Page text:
In thinking about debt it is important to understand how we feel about it has a negative impact while creating a plan to get out of debt has a positive impact. Usually, we feel things such as overwhelmed, shame, guilt, anger, etc. It is these feelings that have a negative impact on the actions we take and our actions have a direct impact on our results we see. We are more productive when we are energized. If our energy is directed elsewhere (e.g., getting angry at credit card companies), we have less energy to give to achieve our goals.

Thus if we look at numbers as just numbers, we could think about debt and set up a plan of action to get out of it without getting trapped by feeling overwhelmed. It is easier said than done. However, this is the difference that we see between a company going through bankruptcy and a person. A person gets caught in shame and holds off taking action until the last minute hoping that things get better, only to make things worse. A company on the other hand, sees debt as an opportunity for reorganization that they closely look into at the initial signs of trouble and are ready to pull the trigger when it is appropriate. Therefore, companies have a much easier time to succeed after bankruptcy than most people do.

How do we get to this state of mind, seeing numbers as just numbers?

• Avoid seeing a cutback as a loss

Many people have a hard time cutting back on their purchases because they see it as a loss, another failure. We need to see money as a flow of life (like a tide). Sometimes the tide is higher than at other times. Yet, the ocean does not see low tide as a sense of its weakness. Rather, it is the nature of life where sometimes things are higher than usual and other times where things are lower than normal. Thus, as incomes fluctuate so should expenses. However, we tend to try to hold onto what we have and get into trouble by doing so.

• Take a business approach to money

See numbers from a perspective where you can look at the positives and negatives objectively. We need to overcome the feeling of guilt if we can not take our children to Disney World this year. When guilt gets into the equation, we have a harder time making decisions that are in our best interest. For example, by getting out of debt now, we may have to give up a vacation for a year or two. If we wait, we take a risk of needing to give up vacations and many other things for a much longer time because things got worse.

• Watch our words

Many times how we talk about money has a large impact on how we view money. For example, do you catch yourself thinking?

• How can I do this?
• It is impossible, or
• We need to sacrifice?

These words are creating an image of struggle that again robs us of energy to get out of debt. Who wants to give their whole effort when things appear to be impossible and we think we will get nowhere in obtaining what we want no matter what we do? I know that I would be less likely to struggle through a lose-lose option. Alternatively, we can shift our words to see that there are options:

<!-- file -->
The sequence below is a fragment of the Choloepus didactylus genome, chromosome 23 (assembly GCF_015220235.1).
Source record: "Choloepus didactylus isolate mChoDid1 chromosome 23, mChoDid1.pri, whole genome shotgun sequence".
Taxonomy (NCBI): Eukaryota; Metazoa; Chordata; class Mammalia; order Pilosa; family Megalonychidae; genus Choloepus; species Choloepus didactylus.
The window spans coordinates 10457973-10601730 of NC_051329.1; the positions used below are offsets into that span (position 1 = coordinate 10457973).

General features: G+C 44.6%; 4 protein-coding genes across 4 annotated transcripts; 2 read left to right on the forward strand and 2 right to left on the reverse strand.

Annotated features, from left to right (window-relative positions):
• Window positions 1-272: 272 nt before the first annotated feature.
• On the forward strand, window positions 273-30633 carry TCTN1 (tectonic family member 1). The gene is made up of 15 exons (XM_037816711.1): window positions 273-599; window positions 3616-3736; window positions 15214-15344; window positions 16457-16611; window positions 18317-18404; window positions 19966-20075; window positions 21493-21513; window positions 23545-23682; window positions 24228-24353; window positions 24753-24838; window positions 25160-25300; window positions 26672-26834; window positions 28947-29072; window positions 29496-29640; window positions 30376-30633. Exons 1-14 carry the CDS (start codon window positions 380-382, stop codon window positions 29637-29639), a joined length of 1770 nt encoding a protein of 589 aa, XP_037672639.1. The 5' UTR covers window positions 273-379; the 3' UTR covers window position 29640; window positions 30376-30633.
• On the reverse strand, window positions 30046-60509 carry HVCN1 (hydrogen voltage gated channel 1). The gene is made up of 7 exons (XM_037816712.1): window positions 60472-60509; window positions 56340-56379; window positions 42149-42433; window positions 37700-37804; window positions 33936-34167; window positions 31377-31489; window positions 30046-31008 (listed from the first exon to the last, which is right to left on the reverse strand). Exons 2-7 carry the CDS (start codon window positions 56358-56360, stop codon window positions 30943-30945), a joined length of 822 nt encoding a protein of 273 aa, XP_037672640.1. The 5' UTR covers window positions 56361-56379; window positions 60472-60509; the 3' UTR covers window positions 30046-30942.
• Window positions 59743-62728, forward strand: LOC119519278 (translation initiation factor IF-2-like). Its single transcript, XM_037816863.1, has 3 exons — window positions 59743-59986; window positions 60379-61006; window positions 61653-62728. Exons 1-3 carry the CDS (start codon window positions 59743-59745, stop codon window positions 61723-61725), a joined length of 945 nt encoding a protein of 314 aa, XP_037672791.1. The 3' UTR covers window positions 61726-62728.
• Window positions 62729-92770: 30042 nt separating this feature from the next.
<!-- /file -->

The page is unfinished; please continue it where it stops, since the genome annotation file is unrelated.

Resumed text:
• I am open to all possibilities?
• Everything is possible, or
• I am choosing to let go of some things now, so that they can return later

• Be open to possibilities

The more open we are, the less we are stuck in one way of thinking that debt is an overwhelming burden. When we see possibilities, we transform the burden into a challenge that has less negative feelings of guilt, shame, anger and others feelings and thus are able shift more towards optimism and hope. As we start to see the light at the end of the tunnel, hope and optimism shifts towards a knowing that we will (and can) overcome our debt, just like millions of others have over the years. It all starts to shift with seeing possibilities rather than doors closed.

• Breathe when discussing a budget or debt

When we open the credit card statement or see the budget (how far we are behind), we start to feel a tightening in our stomach. The tightness continues to grow as we think about our situation. The best way to relieve this is to breathe knowing that everything will be o.k.

It is not that we think about debt that gets us into trouble; it is how we think about it. The more objective we can be about our debt; the easier it is to deal with it effectively.

Why is Getting Out of Debt so Hard?

If we did a survey of why getting out of debt is so hard, some of the more common reasons would probably be:

• High interest rates
• Debt is just too big
• Not getting paid enough

Thus, people feel overwhelmed and burdened in their debt obligation wondering if they will ever get out of it especially when they are looking at reasons that they have little control over. However, these may not be the real reasons for having such a hard time to get out of debt. If we go deeper, there may be other reasons that are keeping people stuck that we can affect.

Set our sights on breaking even